Furthermore, in October 2021, the European Commission requested advice from ESMA on preparing a legislative proposal in relation to several focused areas, including robo-advisers. A final report was provided by ESMA on 29 April 2022, with a specific section detailing the effects of robo-advisers. Acknowledging the risks posed by robo-advisers for investors (including limited access to information due to limited human interaction), ESMA analysed the advantages and disadvantages posed by such systems through a call for evidence. Robo-advisory services have not taken off in the EU due to barriers on investor reliance on human interaction and the cost of implementation. Furthermore, while investors may be more honest without the human element (as they do not feel judged), impulsivity and biased choices are heightened due to the faster access.

As a result of such report, ESMA found that the current regulatory framework is appropriate due to the limited growth and lack of significant evolution, with no need for specific provisions addressing robo-advisers.

Companies exploring the use of robo-advisory services may also benefit from the MFSA’s Fintech Regulatory Sandbox (see 2.5 Regulatory Sandbox).

No information is available in this jurisdiction on legacy players' implementation of solutions introduced by robo-advisers.

No information is available in this jurisdiction on best execution of customer trades.

Online lending remains uncommon in Malta, with more traditional forms of lending being used. The Maltese lending market continues to be dominated by retail banks, which adopt a risk-averse approach to transactions.

The regulation of lending occurs without distinction as to the recipient of the loan.

The act of regular or habitual lending is regulated and requires a licence from the MFSA under the Financial Institutions Act (Cap 376 of the Laws of Malta) (FIA). However, if the activity includes financing from consumer deposit-taking, a licence under the Banking Act (Cap 371 of the Laws of Malta) (BA) would be required.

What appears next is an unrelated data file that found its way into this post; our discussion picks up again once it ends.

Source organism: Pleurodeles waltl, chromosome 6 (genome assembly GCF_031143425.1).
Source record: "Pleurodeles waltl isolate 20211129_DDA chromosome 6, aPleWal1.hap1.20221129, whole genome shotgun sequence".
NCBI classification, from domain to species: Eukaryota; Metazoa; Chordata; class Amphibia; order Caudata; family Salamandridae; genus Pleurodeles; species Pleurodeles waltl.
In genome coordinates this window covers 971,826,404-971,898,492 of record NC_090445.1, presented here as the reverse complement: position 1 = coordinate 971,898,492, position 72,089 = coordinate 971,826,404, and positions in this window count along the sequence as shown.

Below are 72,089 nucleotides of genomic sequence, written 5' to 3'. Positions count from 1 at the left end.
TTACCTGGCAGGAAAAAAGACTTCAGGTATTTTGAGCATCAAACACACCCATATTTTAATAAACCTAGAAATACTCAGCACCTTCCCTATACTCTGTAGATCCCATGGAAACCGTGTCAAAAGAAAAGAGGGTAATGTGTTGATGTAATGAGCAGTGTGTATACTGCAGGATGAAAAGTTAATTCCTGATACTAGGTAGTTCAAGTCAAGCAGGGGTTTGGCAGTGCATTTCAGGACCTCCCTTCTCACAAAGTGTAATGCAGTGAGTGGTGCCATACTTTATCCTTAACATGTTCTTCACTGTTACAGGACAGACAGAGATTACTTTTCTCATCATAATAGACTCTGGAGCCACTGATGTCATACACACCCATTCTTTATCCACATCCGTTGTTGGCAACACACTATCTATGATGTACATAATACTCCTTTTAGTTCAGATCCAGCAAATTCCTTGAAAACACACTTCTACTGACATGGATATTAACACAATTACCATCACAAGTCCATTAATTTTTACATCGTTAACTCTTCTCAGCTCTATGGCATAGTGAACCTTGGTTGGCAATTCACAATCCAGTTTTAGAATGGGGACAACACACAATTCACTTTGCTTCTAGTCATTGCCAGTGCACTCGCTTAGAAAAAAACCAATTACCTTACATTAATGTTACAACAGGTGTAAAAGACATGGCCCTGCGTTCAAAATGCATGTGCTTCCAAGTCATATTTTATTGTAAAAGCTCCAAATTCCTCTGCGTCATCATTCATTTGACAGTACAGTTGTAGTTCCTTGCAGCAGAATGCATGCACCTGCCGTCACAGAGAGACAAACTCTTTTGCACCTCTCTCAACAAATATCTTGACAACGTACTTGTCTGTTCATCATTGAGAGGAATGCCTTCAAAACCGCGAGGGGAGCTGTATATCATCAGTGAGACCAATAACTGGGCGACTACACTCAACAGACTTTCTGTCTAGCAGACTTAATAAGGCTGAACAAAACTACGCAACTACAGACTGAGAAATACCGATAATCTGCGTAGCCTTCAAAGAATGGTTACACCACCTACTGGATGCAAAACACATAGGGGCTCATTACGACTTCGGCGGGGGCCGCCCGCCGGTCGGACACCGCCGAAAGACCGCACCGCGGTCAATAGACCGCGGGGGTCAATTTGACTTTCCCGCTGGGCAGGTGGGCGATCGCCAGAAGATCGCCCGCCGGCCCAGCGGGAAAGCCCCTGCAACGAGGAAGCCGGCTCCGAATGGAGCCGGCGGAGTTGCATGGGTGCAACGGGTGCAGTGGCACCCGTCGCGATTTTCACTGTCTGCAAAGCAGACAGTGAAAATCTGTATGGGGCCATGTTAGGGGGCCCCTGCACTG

It should also be noted that underwriting processes for online lenders are not dictated by law.

Peer-to-peer (P2P) online lending is not specifically regulated under Maltese law and, to date, there are no tailor-made regulatory requirements for P2P lending platforms. However, P2P lending platforms should still consider whether their specific activities trigger licensing requirements under the generic financial services framework, particularly the FIA, and in this respect, among others, it should be noted that a money-broking activity would be deemed to be a licensable activity.

P2P platform users who act as lenders within the platform may be deemed to be carrying out a regulated activity if they engage in lending on a regular or habitual basis.

Due to the limited adaptability of online lending in Malta, the syndication of such loans is very rare.

Payment processors are licensable in Malta under the FIA. Following recent changes to the VFAA, the transfer of VFAs is also captured as a VFA service. This covers the service of conducting a transaction on behalf of a third party that moves a VFA from one VFA address or account to another.

There is no prohibition on payment processors creating or implementing new payments rails, or payments infrastructure generally, but this is not common in practice.